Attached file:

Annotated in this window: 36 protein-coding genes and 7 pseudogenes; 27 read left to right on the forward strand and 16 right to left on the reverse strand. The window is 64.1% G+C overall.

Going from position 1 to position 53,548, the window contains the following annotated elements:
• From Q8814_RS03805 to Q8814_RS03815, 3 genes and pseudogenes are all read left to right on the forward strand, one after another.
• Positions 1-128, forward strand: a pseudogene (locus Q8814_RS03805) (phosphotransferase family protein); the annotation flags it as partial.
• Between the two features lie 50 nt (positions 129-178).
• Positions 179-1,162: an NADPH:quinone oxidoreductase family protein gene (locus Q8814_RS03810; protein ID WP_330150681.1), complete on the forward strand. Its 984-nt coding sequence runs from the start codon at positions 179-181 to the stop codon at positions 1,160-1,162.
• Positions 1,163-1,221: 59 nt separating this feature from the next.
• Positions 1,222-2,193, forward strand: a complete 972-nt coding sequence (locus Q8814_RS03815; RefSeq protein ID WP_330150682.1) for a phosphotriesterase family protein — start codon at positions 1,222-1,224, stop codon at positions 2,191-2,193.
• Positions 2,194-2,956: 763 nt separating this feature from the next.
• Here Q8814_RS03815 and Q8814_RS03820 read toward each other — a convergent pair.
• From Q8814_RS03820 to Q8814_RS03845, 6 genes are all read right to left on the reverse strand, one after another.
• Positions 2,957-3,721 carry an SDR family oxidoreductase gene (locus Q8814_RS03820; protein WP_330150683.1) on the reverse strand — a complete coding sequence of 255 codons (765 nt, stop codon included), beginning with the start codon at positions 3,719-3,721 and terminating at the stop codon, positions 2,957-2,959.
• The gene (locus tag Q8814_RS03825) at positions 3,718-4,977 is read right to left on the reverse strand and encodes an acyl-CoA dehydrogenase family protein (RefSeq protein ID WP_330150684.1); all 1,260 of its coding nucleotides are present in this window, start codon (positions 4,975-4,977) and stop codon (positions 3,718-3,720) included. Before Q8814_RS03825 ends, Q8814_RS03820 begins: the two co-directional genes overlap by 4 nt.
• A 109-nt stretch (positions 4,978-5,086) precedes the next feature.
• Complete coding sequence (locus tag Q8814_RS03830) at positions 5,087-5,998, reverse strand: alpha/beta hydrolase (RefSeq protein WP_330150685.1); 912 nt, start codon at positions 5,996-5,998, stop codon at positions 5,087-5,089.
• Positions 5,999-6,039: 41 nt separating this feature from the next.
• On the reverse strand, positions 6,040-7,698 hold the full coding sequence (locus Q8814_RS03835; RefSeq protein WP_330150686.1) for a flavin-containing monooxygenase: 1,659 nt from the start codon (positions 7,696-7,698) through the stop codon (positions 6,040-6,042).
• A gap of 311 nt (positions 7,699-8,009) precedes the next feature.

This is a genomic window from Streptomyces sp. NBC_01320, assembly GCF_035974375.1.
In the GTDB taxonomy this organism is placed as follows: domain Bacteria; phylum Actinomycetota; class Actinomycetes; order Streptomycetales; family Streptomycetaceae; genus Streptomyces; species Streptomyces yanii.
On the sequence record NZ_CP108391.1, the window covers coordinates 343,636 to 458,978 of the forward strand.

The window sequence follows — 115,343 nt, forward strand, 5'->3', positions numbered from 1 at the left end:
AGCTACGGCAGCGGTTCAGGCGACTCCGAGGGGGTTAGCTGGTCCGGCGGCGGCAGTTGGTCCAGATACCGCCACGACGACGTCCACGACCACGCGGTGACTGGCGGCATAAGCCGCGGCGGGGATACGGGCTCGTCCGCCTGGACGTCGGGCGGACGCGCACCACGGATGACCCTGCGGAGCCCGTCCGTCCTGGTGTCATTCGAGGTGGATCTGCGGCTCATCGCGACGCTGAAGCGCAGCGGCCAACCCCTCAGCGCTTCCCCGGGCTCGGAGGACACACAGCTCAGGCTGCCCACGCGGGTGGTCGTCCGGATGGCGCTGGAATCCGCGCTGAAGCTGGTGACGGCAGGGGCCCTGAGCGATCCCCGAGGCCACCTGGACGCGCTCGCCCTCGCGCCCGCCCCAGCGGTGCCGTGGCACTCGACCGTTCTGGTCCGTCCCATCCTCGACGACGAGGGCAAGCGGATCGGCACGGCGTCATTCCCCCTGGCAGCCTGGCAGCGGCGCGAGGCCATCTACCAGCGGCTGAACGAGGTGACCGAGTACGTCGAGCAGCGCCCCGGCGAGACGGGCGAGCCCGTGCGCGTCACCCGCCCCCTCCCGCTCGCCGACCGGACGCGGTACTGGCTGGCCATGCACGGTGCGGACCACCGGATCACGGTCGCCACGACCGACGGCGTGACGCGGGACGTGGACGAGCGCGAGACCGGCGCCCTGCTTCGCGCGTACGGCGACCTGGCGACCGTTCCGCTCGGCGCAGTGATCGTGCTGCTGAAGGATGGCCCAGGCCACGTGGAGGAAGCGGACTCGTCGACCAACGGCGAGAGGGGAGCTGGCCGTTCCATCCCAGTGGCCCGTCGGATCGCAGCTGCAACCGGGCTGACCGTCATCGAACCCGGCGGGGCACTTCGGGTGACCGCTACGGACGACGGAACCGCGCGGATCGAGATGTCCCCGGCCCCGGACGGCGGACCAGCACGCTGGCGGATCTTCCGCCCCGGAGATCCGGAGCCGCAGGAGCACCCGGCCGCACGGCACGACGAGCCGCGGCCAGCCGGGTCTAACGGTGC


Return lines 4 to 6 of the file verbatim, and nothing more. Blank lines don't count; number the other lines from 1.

• Positions 1-128, forward strand: a pseudogene (locus Q8814_RS03805) (phosphotransferase family protein); the annotation flags it as partial.
• Between the two features lie 50 nt (positions 129-178).
• Positions 179-1,162: an NADPH:quinone oxidoreductase family protein gene (locus Q8814_RS03810; protein ID WP_330150681.1), complete on the forward strand. Its 984-nt coding sequence runs from the start codon at positions 179-181 to the stop codon at positions 1,160-1,162.